Indigenous | Māori Rugby

Māori waterpolo player helps his US university rugby team to first win

Kiahi Horan playing for Mount Saint Mary's University which triumphed in the USA Men's Premier 7's Championships. Photo: Screenshot / YouTube

By Ashleigh McCaull for RNZ

Two Kiwi collegiate rugby players are celebrating as their American university reached victory for the first time ever, in any national sporting event.

Kiahi Horan (Whakatōhea, Ngāti Maniapoto and Tūhoe) and Hayden McKay helped lead their team, Mount Saint Mary's University to triumph in the USA Men's Premier 7's Championships.

Over three days, 122 collegiate teams faced off in 300 matches.

A crucial moment for the team was in the quarter finals, when Horan managed to ruin what would have been the winning moment for the opposition.

Horan said he gave it all he could despite the odds not being in his favour.

"A few seconds afterwards Hayden came up to me and he said 'Bro, what are you doing, you're going to get carded'. From his angle he didn't think that I wrapped and he still doesn't think that I wrapped. I threw all my weight into that tackle, like threw my shoulder in. Lucky that it turned out all right and the ref was right there to see that I had made the attempt to wrap and so I didn't end up getting sent off," Horan said.

Plans to go professional

McKay has been playing rugby since he was four and received a scholarship to play for Mount St Mary's University in the US.

He’s also been selected to represent America in its under 20's rugby team, which he's thrilled about.

"My overall goal for rugby is to go play professionally and this is sort of a pathway to play at that level so I was over the moon and I couldn't believe it, it was always something that I've always wanted to do is play national level rugby and doing it at this age is going to be a great opportunity," McKay said.

McKay credits his upbringing in Aotearoa for helping him get to where he is.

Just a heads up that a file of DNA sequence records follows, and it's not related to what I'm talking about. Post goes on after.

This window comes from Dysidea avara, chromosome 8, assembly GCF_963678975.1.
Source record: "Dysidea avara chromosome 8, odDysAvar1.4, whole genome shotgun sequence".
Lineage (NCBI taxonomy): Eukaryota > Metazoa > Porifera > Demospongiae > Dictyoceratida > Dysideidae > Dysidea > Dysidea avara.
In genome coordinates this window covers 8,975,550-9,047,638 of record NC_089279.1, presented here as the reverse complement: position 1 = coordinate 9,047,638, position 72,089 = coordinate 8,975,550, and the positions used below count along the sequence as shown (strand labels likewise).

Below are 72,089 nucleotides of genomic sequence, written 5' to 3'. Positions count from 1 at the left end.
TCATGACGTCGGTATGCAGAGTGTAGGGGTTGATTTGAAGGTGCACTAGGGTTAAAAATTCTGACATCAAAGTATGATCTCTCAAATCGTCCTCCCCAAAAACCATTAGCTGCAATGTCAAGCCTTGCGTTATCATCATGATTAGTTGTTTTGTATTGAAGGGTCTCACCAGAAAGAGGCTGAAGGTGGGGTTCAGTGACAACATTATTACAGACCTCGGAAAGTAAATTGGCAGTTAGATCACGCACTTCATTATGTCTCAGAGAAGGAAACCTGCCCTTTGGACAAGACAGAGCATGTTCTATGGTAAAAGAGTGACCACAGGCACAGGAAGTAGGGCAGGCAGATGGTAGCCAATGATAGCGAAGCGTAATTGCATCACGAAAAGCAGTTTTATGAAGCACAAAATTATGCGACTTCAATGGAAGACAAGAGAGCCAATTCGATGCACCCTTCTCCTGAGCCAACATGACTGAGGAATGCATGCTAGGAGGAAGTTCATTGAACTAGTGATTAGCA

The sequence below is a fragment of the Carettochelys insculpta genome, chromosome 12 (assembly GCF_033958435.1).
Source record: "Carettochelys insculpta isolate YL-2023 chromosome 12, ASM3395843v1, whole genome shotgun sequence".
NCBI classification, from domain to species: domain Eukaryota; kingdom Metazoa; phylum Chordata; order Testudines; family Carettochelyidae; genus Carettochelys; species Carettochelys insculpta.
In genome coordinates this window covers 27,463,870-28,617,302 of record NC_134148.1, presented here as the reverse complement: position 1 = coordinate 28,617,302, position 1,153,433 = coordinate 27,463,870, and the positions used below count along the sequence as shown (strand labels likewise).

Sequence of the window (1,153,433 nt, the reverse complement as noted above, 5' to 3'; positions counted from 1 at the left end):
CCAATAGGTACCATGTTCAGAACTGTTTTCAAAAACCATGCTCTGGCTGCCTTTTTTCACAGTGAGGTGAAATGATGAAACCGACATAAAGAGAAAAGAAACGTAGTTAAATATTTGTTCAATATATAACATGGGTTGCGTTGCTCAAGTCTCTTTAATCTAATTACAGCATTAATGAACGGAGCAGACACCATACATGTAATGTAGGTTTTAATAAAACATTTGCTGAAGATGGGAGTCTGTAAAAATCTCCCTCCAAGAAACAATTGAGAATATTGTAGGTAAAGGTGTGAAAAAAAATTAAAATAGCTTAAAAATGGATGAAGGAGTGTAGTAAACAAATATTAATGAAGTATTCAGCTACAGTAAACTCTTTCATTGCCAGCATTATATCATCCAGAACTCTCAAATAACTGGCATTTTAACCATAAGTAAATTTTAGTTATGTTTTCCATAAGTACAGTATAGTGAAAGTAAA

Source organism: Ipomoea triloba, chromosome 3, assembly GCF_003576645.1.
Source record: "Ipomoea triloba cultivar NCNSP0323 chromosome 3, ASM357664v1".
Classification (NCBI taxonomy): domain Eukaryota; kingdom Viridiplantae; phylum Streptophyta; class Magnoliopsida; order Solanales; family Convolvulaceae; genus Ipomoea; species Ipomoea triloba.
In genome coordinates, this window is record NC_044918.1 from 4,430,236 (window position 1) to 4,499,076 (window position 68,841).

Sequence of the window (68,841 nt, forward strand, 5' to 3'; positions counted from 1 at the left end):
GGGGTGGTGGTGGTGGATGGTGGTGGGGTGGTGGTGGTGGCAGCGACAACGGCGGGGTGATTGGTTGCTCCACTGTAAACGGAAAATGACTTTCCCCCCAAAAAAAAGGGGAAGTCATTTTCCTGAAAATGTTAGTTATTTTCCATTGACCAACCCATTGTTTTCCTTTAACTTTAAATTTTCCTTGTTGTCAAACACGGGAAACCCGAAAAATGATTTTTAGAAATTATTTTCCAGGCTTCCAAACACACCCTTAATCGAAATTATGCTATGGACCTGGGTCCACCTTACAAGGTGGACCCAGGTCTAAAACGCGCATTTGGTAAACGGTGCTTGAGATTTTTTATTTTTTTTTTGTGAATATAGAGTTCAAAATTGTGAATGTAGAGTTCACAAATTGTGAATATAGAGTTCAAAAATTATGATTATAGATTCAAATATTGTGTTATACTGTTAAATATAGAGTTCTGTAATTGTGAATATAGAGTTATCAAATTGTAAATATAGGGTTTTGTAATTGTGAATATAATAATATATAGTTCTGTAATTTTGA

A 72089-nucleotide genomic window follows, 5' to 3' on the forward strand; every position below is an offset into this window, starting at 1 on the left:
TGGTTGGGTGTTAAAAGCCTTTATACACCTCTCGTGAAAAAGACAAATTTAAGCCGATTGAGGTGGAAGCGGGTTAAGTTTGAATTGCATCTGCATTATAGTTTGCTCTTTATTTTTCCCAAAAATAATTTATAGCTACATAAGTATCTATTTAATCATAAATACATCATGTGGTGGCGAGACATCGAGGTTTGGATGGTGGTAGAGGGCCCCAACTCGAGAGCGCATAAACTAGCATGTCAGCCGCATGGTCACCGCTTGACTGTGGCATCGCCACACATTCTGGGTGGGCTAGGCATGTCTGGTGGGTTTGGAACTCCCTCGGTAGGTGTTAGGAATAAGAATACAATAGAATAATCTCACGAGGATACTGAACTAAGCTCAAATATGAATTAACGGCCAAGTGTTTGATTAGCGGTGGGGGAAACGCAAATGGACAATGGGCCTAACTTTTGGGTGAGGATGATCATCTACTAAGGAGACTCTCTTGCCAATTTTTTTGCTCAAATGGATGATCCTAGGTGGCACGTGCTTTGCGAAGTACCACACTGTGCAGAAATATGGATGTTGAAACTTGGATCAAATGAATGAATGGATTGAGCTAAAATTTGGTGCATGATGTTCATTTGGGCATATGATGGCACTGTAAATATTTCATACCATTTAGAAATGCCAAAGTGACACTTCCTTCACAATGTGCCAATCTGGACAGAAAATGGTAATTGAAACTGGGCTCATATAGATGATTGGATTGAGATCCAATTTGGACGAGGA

"I was in the backyard with my two older brothers playing rugby from a young age and my mates playing with such a high level in New Zealand and being brought up with high quality coaches that I was being coached by in New Zealand - which I don't think US had around 14 years ago.”

Mount Saint Mary's were underdogs, but McKay said it was teamwork that won them the tournament.

"We just literally went out there and had fun and because we had such good team connections from our 15's season, our team bonding and chemistry was right there so that's literally what won us the game cause we weren't the best team out there at that comp, it's been our brotherhood and we played for our brothers and went out and had fun. That's what really made us win that tournament," McKay said.

model for the 'cuzzies'

Kiahi Horan is one of the top athletic scholars in the US, earning the President Award.

He's at Saint Mary's on a waterpolo scholarship and was competing with a New Zealand waterpolo men's team in California almost two weeks before the tournament.

After meeting a member of the rugby team he was invited to go to a practice where he showed off some skills when a ball went over the sideline, so he decided to kick off his jandals and kick a drop goal from the sidelines.

He hopes he can inspire other young Māori to believe that no goal is too high.

"For our whānau, I see myself as a role model for our little cuzzies out there that didn't know these kinds of things are possible so I really hope my experience can inspire some younger Māori tāne to follow and chase their dreams. Because you know with hard work and dedication and the support of your whānau anything is possible," Horan said.

Both have big goals for the future... Horan aims to represent New Zealand at the Olympics in water polo.

Meanwhile, McKay's gunning for the USA Eagles to play at the 2031 Rugby World Cup.